Of all the complaints you hear in Rockaway in the summer—not enough lifeguards (so that beaches are closed); not enough parking spots (because of nonresidents parking on the street); cops giving people tickets for drinking beer on the beach or for swimming after hours or for surfing at a nonsurfing beach or for not surfing at the surfing beach; that Coney Island gets all the attention while Rockaway gets the drug-crazed and the mentally ill; that there isn’t a movie theatre or a mall or a swimming pool or a ferry or (my personal pet peeve) an Internet café—from one quarter there has been silence: no complaints about piping plovers.
My friend G., having invited herself to the beach, noticed it first. “Where are those little birds that run back and forth?” she asked. It’s true that there weren’t any on the beach that afternoon, but I figured it was just because the beach was crowded and the tide was in and the birds were elsewhere, in Arverne or at Breezy Point. Then there was an article in the Wave about the perennial battle between the piping plovers and the volleyball players (“On the Peninsula It’s a Battle for the Beaches,” by Michelle Romano). The Rockaway Beach Volleyball League, whose members play at Riis Park, have in the past had to move their nets every week to accommodate the piping plovers (rhymes with lovers), which are listed as a “threatened” species; by law, the places where the birds nest and raise their chicks have to be protected. This year, it seemed as if the volleyball players had triumphed: the birds had (in the irresistible idiom) “flown the coop.”
In Rockaway, people take it very personally when a section—their section—of the beach is closed, for whatever reason, but when the reason is those little birds that run back and forth, the most enlightened Rockawayites get all bent out of shape. There are people who hate dunes, in the belief that dunes attract plovers. There is even a bumper sticker: “Piping Plover—Tastes Like Chicken.” The New York Post ran a piece last month about a fragrance launch in Amagansett which featured Land Rovers on the beach and ended with accusations against fashion editors for upsetting the plovers; the article also reported that in East Hampton, for the second year in a row, the Fourth of July fireworks display was cancelled on account of the birds, pitting patriotism against plovers.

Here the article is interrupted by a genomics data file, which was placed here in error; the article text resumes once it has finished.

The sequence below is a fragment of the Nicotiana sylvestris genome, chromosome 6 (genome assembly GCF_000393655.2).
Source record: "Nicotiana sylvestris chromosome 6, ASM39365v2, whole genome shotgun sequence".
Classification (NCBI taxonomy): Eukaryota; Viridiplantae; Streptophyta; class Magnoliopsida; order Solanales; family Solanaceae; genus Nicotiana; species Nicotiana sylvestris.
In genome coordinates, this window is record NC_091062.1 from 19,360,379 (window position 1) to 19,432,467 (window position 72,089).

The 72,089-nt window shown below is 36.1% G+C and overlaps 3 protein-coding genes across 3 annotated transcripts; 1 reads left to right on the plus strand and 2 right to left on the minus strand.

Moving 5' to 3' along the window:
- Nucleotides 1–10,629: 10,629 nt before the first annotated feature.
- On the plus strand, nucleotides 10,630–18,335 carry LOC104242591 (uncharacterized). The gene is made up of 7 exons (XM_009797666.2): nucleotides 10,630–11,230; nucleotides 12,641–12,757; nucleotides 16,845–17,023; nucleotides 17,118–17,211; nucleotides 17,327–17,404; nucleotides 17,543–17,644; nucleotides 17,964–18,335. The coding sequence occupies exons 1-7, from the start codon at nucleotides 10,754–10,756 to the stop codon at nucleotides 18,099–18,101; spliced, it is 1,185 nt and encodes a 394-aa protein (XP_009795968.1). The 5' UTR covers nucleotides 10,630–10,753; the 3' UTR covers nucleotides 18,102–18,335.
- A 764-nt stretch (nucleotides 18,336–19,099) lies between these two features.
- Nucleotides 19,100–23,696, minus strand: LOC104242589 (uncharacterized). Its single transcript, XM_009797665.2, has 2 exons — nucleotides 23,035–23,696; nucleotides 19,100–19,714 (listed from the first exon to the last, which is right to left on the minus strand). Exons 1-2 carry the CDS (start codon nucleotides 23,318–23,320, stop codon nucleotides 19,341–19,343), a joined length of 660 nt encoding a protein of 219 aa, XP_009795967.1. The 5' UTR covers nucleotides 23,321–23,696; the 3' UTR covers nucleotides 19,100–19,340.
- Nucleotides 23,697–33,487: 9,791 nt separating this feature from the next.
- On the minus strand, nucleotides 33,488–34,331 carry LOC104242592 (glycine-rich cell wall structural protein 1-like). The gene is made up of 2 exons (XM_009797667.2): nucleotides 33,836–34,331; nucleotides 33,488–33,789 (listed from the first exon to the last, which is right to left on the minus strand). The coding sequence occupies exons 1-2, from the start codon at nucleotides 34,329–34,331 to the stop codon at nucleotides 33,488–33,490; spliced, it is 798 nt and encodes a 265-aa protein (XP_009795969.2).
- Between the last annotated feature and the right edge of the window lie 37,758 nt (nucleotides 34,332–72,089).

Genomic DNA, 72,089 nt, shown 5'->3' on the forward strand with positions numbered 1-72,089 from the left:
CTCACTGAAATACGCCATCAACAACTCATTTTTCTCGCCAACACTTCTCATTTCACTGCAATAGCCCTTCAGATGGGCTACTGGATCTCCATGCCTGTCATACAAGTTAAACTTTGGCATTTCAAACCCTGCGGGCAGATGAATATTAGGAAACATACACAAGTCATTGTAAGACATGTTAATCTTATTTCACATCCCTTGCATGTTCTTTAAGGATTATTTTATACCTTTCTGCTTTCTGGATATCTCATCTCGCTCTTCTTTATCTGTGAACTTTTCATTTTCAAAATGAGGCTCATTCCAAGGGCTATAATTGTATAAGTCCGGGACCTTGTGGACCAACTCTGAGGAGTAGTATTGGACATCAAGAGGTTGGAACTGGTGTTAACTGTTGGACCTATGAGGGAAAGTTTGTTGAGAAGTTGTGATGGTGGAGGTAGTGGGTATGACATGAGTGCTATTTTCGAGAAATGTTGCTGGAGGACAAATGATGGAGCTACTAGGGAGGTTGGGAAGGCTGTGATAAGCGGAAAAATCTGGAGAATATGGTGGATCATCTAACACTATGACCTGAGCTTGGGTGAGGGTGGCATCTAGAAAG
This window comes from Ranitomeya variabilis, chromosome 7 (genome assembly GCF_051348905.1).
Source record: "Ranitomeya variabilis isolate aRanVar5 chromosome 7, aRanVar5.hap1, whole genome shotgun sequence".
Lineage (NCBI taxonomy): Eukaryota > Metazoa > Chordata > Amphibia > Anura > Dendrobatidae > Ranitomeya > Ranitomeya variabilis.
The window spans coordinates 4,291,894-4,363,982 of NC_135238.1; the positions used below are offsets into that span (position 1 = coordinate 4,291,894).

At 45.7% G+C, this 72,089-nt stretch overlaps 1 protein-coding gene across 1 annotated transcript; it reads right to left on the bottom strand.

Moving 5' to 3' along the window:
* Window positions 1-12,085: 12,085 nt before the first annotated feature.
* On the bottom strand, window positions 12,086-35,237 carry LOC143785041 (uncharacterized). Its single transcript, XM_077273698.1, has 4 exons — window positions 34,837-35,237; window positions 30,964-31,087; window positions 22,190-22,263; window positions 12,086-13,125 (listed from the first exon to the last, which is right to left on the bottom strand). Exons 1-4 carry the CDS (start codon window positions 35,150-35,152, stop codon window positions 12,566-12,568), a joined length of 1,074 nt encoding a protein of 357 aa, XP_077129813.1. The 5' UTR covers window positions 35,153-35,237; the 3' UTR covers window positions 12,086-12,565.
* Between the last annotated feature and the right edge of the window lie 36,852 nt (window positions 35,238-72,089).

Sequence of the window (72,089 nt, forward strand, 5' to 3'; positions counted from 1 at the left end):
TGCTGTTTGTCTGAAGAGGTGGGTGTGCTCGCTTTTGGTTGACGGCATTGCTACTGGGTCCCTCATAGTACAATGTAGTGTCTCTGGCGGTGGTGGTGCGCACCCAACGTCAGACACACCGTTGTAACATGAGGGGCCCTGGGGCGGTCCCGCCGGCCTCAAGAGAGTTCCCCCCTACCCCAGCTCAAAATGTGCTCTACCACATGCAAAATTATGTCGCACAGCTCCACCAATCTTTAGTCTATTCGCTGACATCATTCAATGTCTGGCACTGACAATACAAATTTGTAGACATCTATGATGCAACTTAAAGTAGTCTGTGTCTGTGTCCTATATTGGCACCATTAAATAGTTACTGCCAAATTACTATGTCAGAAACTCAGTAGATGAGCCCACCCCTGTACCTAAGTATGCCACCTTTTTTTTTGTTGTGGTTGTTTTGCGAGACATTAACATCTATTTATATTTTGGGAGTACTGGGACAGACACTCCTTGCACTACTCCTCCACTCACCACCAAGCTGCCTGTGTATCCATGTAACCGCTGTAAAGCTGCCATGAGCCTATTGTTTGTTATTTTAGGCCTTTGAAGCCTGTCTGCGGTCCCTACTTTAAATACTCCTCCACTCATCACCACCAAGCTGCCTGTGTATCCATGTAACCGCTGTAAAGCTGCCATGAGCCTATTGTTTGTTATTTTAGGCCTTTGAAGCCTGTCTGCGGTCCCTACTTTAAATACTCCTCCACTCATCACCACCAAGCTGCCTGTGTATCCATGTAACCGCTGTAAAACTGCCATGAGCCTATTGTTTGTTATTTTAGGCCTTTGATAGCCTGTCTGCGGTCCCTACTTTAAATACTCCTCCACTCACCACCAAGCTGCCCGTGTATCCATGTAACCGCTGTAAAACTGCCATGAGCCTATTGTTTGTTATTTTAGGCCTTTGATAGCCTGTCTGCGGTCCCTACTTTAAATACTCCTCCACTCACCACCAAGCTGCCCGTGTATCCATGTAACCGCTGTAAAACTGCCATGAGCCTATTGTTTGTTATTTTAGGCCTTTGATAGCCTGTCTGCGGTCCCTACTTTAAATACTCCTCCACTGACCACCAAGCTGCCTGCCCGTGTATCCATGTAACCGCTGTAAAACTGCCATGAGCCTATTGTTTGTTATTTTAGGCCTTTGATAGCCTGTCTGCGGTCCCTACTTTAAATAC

The Wave article was admirably balanced and well written, giving lots of space to a cute ranger at Gateway National Park named Dave Taft (I once went on a walking tour led by him). “Not everyone gets to see a piping plover,” he said, in their defense. But it got me worried. I started missing the birds whenever I went to the beach. In the same week’s Wave, I noticed an announcement for Piping Plover Day, sponsored by the Parks Department, at Beach 59th Street, so I rode my bike down there one morning. You hear them before you see them, piping away. I locked up my bike on the boardwalk and was relieved to see a handful of plovers racing along the beach with a pair of skimmers—wonderful black birds with long pointy orange beaks and yellow legs, who whistle at each other out over the water.
A few days later, at sunset, low tide, I went to Fort Tilden to look for plovers. This time, I was overjoyed to have a little flock fly over me while I was in the water. Then last Saturday I went down to my neighborhood beach to take a dip and watch the sunset. Beachgoers and surf were lit up golden; the ocean was full of seaweed, and the waves sloshed in, as green as spinach. And then, there they came: piping plovers on my beach—yes! Their underbellies lit up white as they flew toward the sun, and when they banked and doubled back they disappeared.
Maybe you have to be a native of Rockaway to resent the piping plovers. (There is no danger of my driving an ATV or playing volleyball.) I’ve asked myself how I’d feel if my beach was closed on account of the birds: I came five hundred miles to be by the ocean—I’m not going to mind a couple of extra blocks. When I thought there were no plovers in Rockaway, I felt deprived, as if the summer were ruined—the beach just isn’t the same without them. They are like tiny slapstick comedians, zipping back and forth on their rapid little legs, chasing the waves out, rushing back in, lifting off all at once, at some mysterious signal, and circling out over the water to fly back up the beach and begin again, their flight smooth yet unpredictable, like a ride at Coney Island that makes you slightly dizzy.
When I got home, a neighbor stopped me to say, “Hey, that chick got arrested—you know, the crack whore? The police handcuffed her and took her away.” All day, our local crack whore had sat outside her bungalow with her mother, presiding over a somewhat pathetic yard sale. And now she was in jail, or at least in night court, and her mother would have to bail her out. I was kind of sorry. But I was glad I'd seen the plovers.